We thought David Frisch would have made an excellent mayor. Nevertheless, voters would be remiss not to reward him with a second term on council. With Hillian, Frisch will provide continuity and experience for the many first-time council members, and for the important decisions confronting the city over the next four years. Frisch isn’t afraid to champion causes, such as more accessible and safer transportation options for all residents, that look byond the status quo to the city’s future needs.
For Council: Wendy Morin
Every municipal council needs a strong social conscious. Newcomer Wendy Morin would provide that and press the city toward city-wide, professional social planning, which transcends multiple issues like housing and health care access. Morin, who founded the Comox Valley Girls Group that helps young women navigate social pressures on their journey to adulthood, can add that valuable perspective into nearly every deliberation at the council table.
For Mayor: Tom Diamond
Town of Comox voters have a difficult choice for mayor in this election: a candidate with no council experience and a grand vision, or a two-term council member who offers the status quo. We see good qualities in both candidates. Russ Arnott is a community volunteer and he has been a supportive council colleague. He thinks all’s well in the town and is pushing no major initiatives. Tom Diamond has little community and political experience, but he would bring fresh thinking to the town. Diamond is smart and ambitious, which causes him to often over-reach, as he did on promising large tax cuts that he’s unlikely to deliver. With a new, younger council, Arnott’s experience could be a steady hand on the tiller, although both candidates have the management and organizational experience to coalesce a new group. Our scales tip slightly toward Diamond because he recognizes the town has serious issues to address, such as housing affordability, especially for young families and lower-income seniors, and he won’t be timid about considering bold solutions. Both candidates talk about creating a more vibrant town, and we think that’s something Diamond can deliver.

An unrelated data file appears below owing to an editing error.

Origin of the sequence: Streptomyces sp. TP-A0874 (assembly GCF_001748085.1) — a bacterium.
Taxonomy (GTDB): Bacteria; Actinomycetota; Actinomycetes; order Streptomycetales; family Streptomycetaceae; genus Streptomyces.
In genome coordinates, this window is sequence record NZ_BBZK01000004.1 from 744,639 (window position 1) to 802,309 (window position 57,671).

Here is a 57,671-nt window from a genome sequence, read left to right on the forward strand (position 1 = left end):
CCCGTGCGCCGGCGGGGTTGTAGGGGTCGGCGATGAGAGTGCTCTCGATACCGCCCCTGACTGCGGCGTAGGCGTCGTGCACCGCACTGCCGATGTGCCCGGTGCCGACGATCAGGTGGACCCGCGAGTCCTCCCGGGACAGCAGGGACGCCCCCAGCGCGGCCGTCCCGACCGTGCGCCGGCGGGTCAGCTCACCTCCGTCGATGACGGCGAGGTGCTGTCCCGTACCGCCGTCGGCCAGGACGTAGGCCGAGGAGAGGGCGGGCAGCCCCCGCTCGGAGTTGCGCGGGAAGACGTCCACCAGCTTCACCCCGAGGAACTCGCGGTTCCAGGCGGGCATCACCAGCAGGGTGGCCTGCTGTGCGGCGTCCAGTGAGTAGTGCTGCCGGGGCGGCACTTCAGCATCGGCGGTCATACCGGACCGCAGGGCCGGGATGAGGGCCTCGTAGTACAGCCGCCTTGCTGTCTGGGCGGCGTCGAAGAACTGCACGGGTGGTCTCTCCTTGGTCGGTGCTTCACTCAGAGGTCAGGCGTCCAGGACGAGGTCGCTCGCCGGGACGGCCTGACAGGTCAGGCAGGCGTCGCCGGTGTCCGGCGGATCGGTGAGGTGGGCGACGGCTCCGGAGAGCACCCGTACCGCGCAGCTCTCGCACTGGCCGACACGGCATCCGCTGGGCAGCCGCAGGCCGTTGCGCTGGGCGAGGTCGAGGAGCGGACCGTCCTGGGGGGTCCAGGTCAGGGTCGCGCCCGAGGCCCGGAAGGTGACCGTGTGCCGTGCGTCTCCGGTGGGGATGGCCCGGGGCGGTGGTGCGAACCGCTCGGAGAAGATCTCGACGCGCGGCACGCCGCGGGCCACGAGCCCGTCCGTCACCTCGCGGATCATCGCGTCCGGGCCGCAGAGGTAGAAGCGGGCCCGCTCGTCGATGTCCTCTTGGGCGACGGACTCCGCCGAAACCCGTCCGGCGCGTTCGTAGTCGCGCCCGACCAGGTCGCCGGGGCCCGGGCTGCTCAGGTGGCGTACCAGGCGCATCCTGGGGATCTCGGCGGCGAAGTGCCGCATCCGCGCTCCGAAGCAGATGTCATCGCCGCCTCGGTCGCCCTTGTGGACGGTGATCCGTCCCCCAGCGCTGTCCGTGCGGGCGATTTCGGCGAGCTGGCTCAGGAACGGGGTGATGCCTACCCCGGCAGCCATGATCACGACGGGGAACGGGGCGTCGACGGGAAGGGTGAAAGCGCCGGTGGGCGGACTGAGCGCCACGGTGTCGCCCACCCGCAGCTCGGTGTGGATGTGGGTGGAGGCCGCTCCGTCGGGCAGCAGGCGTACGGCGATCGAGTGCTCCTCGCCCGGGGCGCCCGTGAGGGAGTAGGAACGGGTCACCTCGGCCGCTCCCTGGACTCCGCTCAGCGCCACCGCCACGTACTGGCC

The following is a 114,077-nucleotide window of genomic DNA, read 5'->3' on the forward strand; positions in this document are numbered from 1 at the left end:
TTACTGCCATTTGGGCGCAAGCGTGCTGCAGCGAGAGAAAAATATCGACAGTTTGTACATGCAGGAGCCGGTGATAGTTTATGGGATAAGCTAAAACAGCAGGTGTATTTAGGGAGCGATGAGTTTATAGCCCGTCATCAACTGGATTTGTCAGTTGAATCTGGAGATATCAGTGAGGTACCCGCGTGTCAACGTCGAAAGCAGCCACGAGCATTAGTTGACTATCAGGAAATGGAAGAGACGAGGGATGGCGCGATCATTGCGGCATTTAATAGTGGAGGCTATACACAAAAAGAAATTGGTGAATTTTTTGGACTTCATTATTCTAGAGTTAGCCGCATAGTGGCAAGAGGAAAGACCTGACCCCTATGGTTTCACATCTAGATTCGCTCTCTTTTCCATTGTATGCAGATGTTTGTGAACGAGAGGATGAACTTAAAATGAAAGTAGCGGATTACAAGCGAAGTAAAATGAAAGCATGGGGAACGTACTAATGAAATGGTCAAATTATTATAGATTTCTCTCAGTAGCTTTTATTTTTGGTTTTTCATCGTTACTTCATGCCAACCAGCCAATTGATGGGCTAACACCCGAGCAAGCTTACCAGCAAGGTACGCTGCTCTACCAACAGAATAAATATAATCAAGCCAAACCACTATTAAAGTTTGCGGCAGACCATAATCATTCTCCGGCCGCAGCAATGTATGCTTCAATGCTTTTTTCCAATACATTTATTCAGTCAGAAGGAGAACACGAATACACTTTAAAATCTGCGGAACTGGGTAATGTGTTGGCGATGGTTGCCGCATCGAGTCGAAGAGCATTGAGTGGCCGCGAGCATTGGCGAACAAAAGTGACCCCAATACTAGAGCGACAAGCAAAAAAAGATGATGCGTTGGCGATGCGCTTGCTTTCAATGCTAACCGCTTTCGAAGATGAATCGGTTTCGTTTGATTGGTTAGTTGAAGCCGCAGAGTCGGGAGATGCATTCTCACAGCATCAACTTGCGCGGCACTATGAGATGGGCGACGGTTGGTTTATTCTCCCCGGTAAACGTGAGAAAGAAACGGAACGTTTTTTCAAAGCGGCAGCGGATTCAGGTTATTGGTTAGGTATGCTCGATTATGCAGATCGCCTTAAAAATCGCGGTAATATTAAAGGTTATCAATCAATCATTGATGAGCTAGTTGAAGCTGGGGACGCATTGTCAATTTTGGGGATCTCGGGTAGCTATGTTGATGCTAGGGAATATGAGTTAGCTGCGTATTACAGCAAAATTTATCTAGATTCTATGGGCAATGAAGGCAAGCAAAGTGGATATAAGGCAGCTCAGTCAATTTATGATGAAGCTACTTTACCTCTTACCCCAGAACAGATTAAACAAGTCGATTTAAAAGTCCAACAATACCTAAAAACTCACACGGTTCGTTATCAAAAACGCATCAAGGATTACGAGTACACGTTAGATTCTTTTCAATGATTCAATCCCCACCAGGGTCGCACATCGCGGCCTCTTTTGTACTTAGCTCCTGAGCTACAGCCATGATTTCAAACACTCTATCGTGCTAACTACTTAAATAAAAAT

For Council: Alex Bissinger
Alex Bissinger is by far the most qualified candidate on the Town Council ballot this year, and the person most likely to affect housing issues and contribute to positive change for the full spectrum of Comox residents. Bissinger is an engineer who will understand complex reports and studies, and intelligently question staff recommendations. She envisions a town that attracts and houses young families by providing incentives and benefits for all age groups. Bissinger says she “lives off adrenaline,” and that’s a spark recent councils have lacked.
For Council: Nicole Minions
Comox has a housing affordability crisis, and Nicole Minions has the experience and knowledge to address it effectively. She would make the town’s development process less challenging and more transparent. She believes a proactive council can steer developments toward an affordable mix of housing types — as other communities are doing. She would champion sustainability initiatives. Minions is another bright star that voters should wholeheartedly support.
For Council: Patrick McKenna